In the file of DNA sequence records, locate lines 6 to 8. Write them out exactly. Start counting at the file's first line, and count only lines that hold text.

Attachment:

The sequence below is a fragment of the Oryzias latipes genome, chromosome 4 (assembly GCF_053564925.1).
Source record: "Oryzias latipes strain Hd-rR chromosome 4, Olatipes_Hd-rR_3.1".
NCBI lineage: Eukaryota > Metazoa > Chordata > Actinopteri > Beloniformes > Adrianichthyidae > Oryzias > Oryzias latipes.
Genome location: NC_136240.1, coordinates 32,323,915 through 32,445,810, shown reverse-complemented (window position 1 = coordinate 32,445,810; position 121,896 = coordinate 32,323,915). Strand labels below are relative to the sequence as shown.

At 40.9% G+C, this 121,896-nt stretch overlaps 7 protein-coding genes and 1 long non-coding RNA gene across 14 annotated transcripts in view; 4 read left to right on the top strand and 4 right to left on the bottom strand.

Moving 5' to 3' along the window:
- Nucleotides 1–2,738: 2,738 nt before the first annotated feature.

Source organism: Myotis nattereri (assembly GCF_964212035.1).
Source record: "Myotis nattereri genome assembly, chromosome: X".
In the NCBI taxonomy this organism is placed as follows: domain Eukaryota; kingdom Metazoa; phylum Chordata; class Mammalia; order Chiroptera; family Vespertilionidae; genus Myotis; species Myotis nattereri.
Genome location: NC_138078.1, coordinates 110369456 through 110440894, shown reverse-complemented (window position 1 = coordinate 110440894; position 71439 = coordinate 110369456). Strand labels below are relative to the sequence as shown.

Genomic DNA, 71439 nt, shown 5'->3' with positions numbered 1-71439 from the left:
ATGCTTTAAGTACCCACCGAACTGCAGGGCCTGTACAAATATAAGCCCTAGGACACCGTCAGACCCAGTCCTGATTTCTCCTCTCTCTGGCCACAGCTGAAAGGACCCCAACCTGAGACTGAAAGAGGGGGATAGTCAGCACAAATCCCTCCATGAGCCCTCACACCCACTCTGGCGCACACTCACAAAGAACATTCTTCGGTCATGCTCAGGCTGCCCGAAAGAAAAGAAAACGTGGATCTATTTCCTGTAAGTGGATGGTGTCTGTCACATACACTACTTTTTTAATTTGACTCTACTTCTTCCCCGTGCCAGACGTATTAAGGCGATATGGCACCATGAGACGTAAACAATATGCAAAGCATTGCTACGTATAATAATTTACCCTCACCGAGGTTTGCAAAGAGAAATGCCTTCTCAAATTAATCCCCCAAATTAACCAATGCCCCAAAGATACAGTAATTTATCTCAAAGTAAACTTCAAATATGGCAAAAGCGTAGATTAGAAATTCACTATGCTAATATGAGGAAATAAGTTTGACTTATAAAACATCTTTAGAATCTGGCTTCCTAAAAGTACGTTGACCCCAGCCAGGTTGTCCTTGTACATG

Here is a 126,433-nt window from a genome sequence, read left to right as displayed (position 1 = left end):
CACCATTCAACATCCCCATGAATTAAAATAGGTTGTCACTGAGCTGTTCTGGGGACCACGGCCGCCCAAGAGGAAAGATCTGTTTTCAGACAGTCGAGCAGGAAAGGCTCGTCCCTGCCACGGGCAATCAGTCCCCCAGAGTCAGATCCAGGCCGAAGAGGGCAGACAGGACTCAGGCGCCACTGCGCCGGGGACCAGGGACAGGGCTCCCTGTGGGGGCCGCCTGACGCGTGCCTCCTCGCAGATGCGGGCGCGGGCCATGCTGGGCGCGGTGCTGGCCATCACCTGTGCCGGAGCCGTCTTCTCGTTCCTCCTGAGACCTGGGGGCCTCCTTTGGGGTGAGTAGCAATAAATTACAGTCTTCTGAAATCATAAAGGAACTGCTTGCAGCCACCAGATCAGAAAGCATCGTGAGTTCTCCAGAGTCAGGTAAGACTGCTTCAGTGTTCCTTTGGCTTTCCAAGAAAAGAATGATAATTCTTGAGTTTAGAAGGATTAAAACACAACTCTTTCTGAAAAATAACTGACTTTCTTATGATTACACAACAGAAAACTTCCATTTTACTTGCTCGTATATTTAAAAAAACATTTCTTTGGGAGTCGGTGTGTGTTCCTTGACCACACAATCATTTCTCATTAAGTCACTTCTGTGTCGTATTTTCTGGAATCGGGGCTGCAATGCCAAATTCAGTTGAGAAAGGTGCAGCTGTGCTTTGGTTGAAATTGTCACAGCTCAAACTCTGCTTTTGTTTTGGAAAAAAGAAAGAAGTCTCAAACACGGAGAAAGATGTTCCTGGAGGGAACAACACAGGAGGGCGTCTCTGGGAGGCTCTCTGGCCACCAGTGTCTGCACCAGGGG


Moving 5' to 3' along the window:
- Nucleotides 1–2,738: 2,738 nt before the first annotated feature.

Source organism: Myotis nattereri (assembly GCF_964212035.1).